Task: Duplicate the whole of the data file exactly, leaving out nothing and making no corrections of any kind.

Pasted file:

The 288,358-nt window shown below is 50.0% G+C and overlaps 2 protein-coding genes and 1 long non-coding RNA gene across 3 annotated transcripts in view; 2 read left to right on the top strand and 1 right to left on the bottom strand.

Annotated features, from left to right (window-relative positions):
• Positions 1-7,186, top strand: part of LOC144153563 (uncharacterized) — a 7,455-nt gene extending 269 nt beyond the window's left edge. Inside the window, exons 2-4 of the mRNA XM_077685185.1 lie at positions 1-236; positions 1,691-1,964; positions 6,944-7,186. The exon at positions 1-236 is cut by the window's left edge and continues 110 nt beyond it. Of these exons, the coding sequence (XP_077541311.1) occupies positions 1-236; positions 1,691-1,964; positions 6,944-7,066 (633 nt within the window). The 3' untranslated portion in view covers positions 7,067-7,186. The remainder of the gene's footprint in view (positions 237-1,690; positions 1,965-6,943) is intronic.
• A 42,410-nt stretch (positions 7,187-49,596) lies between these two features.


The 288,358-nt window shown below is 50.0% G+C and overlaps 2 protein-coding genes and 1 long non-coding RNA gene across 3 annotated transcripts in view; 2 read left to right on the top strand and 1 right to left on the bottom strand.

Annotated features, from left to right (window-relative positions):
• Positions 1-7,186, top strand: part of LOC144153563 (uncharacterized) — a 7,455-nt gene extending 269 nt beyond the window's left edge. Inside the window, exons 2-4 of the mRNA XM_077685185.1 lie at positions 1-236; positions 1,691-1,964; positions 6,944-7,186. The exon at positions 1-236 is cut by the window's left edge and continues 110 nt beyond it. Of these exons, the coding sequence (XP_077541311.1) occupies positions 1-236; positions 1,691-1,964; positions 6,944-7,066 (633 nt within the window). The 3' untranslated portion in view covers positions 7,067-7,186. The remainder of the gene's footprint in view (positions 237-1,690; positions 1,965-6,943) is intronic.
• A 42,410-nt stretch (positions 7,187-49,596) lies between these two features.